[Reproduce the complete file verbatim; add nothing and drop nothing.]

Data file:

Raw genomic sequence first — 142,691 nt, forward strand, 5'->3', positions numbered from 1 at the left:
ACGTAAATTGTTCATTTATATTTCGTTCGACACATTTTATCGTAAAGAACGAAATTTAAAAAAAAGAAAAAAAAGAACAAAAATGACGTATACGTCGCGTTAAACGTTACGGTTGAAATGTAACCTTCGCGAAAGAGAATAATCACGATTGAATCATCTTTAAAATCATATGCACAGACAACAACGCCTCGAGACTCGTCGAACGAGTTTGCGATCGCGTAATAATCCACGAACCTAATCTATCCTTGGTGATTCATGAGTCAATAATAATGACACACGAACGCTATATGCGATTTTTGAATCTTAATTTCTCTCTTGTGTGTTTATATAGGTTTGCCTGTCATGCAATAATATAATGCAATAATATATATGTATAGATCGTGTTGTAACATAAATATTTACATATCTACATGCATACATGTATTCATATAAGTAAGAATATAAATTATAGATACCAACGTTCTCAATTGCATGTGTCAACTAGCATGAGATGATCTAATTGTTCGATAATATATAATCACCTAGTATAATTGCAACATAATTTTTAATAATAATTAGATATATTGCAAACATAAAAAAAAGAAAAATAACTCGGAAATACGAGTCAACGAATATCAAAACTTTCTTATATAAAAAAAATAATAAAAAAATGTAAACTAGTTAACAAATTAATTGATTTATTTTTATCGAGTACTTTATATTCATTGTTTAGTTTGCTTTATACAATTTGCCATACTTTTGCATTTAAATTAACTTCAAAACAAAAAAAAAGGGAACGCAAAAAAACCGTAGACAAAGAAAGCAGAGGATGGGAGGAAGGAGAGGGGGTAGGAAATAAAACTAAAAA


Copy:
Raw genomic sequence first — 142,691 nt, forward strand, 5'->3', positions numbered from 1 at the left:
ACGTAAATTGTTCATTTATATTTCGTTCGACACATTTTATCGTAAAGAACGAAATTTAAAAAAAAGAAAAAAAAGAACAAAAATGACGTATACGTCGCGTTAAACGTTACGGTTGAAATGTAACCTTCGCGAAAGAGAATAATCACGATTGAATCATCTTTAAAATCATATGCACAGACAACAACGCCTCGAGACTCGTCGAACGAGTTTGCGATCGCGTAATAATCCACGAACCTAATCTATCCTTGGTGATTCATGAGTCAATAATAATGACACACGAACGCTATATGCGATTTTTGAATCTTAATTTCTCTCTTGTGTGTTTATATAGGTTTGCCTGTCATGCAATAATATAATGCAATAATATATATGTATAGATCGTGTTGTAACATAAATATTTACATATCTACATGCATACATGTATTCATATAAGTAAGAATATAAATTATAGATACCAACGTTCTCAATTGCATGTGTCAACTAGCATGAGATGATCTAATTGTTCGATAATATATAATCACCTAGTATAATTGCAACATAATTTTTAATAATAATTAGATATATTGCAAACATAAAAAAAAGAAAAATAACTCGGAAATACGAGTCAACGAATATCAAAACTTTCTTATATAAAAAAAATAATAAAAAAATGTAAACTAGTTAACAAATTAATTGATTTATTTTTATCGAGTACTTTATATTCATTGTTTAGTTTGCTTTATACAATTTGCCATACTTTTGCATTTAAATTAACTTCAAAACAAAAAAAAAGGGAACGCAAAAAAACCGTAGACAAAGAAAGCAGAGGATGGGAGGAAGGAGAGGGGGTAGGAAATAAAACTAAAAA